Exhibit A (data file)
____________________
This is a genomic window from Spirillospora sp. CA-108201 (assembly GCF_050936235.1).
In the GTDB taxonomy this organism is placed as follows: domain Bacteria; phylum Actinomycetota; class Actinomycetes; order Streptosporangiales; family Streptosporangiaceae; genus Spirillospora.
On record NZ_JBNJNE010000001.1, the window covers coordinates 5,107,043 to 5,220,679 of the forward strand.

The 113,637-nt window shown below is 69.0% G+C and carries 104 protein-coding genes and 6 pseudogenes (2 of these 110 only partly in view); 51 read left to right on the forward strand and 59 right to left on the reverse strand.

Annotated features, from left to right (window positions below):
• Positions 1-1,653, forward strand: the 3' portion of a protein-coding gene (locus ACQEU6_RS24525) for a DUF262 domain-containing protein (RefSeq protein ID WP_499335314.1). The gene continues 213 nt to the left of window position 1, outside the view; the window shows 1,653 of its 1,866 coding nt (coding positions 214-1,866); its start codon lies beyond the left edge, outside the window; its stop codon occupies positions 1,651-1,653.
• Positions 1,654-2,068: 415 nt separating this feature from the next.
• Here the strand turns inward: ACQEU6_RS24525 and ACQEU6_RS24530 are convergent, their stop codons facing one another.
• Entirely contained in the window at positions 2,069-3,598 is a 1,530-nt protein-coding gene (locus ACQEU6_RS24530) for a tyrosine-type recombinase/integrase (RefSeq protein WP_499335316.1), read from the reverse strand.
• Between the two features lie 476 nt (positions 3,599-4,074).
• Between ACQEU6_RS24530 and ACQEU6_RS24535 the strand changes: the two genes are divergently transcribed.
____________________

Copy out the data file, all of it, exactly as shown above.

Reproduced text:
This is a genomic window from Spirillospora sp. CA-108201 (assembly GCF_050936235.1).
In the GTDB taxonomy this organism is placed as follows: domain Bacteria; phylum Actinomycetota; class Actinomycetes; order Streptosporangiales; family Streptosporangiaceae; genus Spirillospora.
On record NZ_JBNJNE010000001.1, the window covers coordinates 5,107,043 to 5,220,679 of the forward strand.

The 113,637-nt window shown below is 69.0% G+C and carries 104 protein-coding genes and 6 pseudogenes (2 of these 110 only partly in view); 51 read left to right on the forward strand and 59 right to left on the reverse strand.

Annotated features, from left to right (window positions below):
• Positions 1-1,653, forward strand: the 3' portion of a protein-coding gene (locus ACQEU6_RS24525) for a DUF262 domain-containing protein (RefSeq protein ID WP_499335314.1). The gene continues 213 nt to the left of window position 1, outside the view; the window shows 1,653 of its 1,866 coding nt (coding positions 214-1,866); its start codon lies beyond the left edge, outside the window; its stop codon occupies positions 1,651-1,653.
• Positions 1,654-2,068: 415 nt separating this feature from the next.
• Here the strand turns inward: ACQEU6_RS24525 and ACQEU6_RS24530 are convergent, their stop codons facing one another.
• Entirely contained in the window at positions 2,069-3,598 is a 1,530-nt protein-coding gene (locus ACQEU6_RS24530) for a tyrosine-type recombinase/integrase (RefSeq protein WP_499335316.1), read from the reverse strand.
• Between the two features lie 476 nt (positions 3,599-4,074).
• Between ACQEU6_RS24530 and ACQEU6_RS24535 the strand changes: the two genes are divergently transcribed.